September 24, 2011

A Weight Loss Book For Children

Maggie has so much potential that has been hiding under her extra weight. This inspiring story is about a 14-year-old who goes on a diet and is transformed from being overweight and insecure to a normal sized teen who becomes the school soccer star. Through time, exercise and hard work, Maggie becomes more and more confident and develops a positive self-image.”


On the surface, this concept may seem like a good idea; its common knowledge that childhood obesity is a problem.  I am an advocate for helping children and teens reach and maintain a healthy weight.  You’ve heard the stats:  

"Childhood obesity has more than tripled in the past 30 years. The prevalence of obesity among children aged 6 to 11 years increased from 6.5% in 1980 to 19.6% in 2008. The prevalence of obesity among adolescents aged 12 to 19 years increased from 5.0% to 18.1%.
  • Obese youth are more likely to have risk factors for cardiovascular disease, such as high cholesterol or high blood pressure. In a population-based sample of 5- to 17-year-olds, 70% of obese youth had at least one risk factor for cardiovascular disease.
  • Children and adolescents who are obese are at greater risk for bone and joint problems, sleep apnea, and social and psychological problems such as stigmatization and poor self-esteem.
  • Obese youth are more likely than youth of normal weight to become overweight or obese adults, and therefore more at risk for associated adult health problems, including heart disease, type 2 diabetes, stroke, several types of cancer, and osteoarthritis.
Healthy lifestyle habits, including healthy eating and physical activity, can lower the risk of becoming obese and developing related diseases."

Straight from the mouths of CDC.   

But let me ask you, what is your definition of “positive self-image”?  If it’s going on a diet to lose weight because a child is being made fun of by kids at school, I’m going to argue with you. 

Of course it is good if teens maintain a healthy weight and are physically active as well as involved in school and sports.  However, a diet book geared towards a  4-8 year old audience about a 14 year old girl who goes on a diet after kids taunt her and call her “chubby” and “fatty” doesn’t seem healthy to me.  In this kids book, Maggie apparently learns about nutrition and physical activity, becomes the school soccer star and gains popularity.  I haven’t read it yet – it is due to come out in October.  Maybe reading it will change my mind, but at this point, I am terrified for any child who picks it up.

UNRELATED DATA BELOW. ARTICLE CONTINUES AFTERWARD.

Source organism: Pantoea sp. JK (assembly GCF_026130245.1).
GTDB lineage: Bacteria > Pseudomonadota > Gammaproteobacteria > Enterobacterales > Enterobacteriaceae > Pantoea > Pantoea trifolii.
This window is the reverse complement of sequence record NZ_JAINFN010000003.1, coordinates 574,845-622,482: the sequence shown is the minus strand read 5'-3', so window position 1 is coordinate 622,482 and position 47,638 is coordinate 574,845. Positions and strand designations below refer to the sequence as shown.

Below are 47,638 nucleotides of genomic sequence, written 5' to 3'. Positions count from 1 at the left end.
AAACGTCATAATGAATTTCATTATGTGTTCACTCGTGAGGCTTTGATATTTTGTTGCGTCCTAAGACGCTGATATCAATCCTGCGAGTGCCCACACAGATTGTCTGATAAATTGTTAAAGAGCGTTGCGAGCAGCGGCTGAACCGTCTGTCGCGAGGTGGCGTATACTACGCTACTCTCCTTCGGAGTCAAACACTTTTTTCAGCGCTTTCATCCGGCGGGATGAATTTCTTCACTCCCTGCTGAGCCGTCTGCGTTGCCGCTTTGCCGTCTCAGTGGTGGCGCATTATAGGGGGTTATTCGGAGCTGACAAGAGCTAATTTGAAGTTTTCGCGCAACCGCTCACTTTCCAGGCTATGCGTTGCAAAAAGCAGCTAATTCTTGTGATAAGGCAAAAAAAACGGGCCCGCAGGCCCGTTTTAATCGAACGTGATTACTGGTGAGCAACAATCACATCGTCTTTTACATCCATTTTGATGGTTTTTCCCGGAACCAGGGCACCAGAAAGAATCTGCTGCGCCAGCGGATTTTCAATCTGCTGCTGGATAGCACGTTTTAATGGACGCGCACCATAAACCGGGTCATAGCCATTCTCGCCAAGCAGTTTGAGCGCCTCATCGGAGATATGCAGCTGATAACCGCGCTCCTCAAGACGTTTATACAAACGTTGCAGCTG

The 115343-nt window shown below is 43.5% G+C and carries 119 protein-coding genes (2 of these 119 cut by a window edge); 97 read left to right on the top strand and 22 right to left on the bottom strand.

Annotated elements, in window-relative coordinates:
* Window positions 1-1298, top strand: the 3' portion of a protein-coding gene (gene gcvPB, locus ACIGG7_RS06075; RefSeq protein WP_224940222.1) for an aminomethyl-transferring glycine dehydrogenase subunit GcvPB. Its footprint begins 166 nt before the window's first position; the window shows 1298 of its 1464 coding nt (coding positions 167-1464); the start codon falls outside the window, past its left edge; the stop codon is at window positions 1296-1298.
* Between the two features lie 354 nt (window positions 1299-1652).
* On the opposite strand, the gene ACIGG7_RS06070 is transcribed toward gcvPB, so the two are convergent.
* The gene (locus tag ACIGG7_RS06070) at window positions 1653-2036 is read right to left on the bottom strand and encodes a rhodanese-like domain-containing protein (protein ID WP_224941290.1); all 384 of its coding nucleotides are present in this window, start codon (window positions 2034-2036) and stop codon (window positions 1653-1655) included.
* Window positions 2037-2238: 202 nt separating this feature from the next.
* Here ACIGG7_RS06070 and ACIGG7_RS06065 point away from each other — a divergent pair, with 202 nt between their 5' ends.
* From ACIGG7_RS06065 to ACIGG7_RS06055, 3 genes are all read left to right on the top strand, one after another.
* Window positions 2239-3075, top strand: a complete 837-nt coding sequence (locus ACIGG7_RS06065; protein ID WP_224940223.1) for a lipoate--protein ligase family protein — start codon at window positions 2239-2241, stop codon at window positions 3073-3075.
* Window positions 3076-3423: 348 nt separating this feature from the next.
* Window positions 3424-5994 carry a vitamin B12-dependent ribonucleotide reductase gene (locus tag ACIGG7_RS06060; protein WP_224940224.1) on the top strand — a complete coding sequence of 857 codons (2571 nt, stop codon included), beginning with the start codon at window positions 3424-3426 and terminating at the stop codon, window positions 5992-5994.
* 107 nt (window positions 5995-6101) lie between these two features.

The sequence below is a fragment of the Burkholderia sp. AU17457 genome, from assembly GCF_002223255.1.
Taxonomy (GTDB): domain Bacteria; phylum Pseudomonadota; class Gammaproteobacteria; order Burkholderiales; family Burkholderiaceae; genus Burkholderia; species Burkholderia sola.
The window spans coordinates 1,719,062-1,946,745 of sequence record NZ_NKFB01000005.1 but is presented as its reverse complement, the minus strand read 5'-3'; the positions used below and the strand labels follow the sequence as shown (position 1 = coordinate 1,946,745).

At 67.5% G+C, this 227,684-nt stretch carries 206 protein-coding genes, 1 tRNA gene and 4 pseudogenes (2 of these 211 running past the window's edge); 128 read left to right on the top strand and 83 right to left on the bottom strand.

Cynthia Bulik, director of the Eating Disorders Program at the University of North Carolina at Chapel Hill sums it perfectly: "We don't want kids to 'go on diets,' we don't want kids to use diet language.  You have to think about how the messages will be interpreted by a child's brain. They will not see any nuance — they will see a causal association between losing weight and becoming popular, pretty and athletic. It emphasizes valuing people for their size and appearance rather than for who they are."

Thank you  Ms. Bulik for being a voice of reason and pointing out that children view weight loss and societal pressures differently from adults (who have a hard enough time with it).  Further, what about the fact that girls often gain weight – a lot of weight – around puberty which is NORMAL?  What about the fact that we don’t need to be changing our physical appearance because of the way someone else feels about our bodies (or boys that taunt)? 

Here is what I would say to 14-year old Maggie if I had her in front of me:

Hey Maggie,

I’m proud of you for becoming interested in good nutrition and for discovering how fun sports can be.   It sounds like you’re doing really well! 

I just want to check in with you to see how you are doing with all this change.  How are your grades in school?  Do you have friends to hang out with?  There are things in life that, hard as it seems right now, may be more important than the way you look.   I heard that some boys called you “chubby”.  That must have been really hurtful.   Maybe we could talk about some ways to deal with bullies. 

Going on a diet is not necessarily what you want to be focusing on at this point.  What are your favorite foods?  How do you feel about food?  How are your hunger levels?  Maybe we could talk about some foods that are healthy for you and support your activity level while playing soccer.  A student athlete needs a lot of good foods to fuel their activity. 
Maggie, I would hate to see you on a diet for the rest of your life.  I would hate for you to associate being skinny with being liked.  Too many people live this way, unhappily.  Can we rename your "book, “Maggie Discovers Soccer” or “Maggie Discovers Spinach” instead?  Maybe, "Maggie Stands Up to a Bully" or “Maggie Finds Happiness just the way she is”? 

Maggie, I wish you luck.  But let me just tell you, if you were my child, you would NEVER be on a diet.  Never. 

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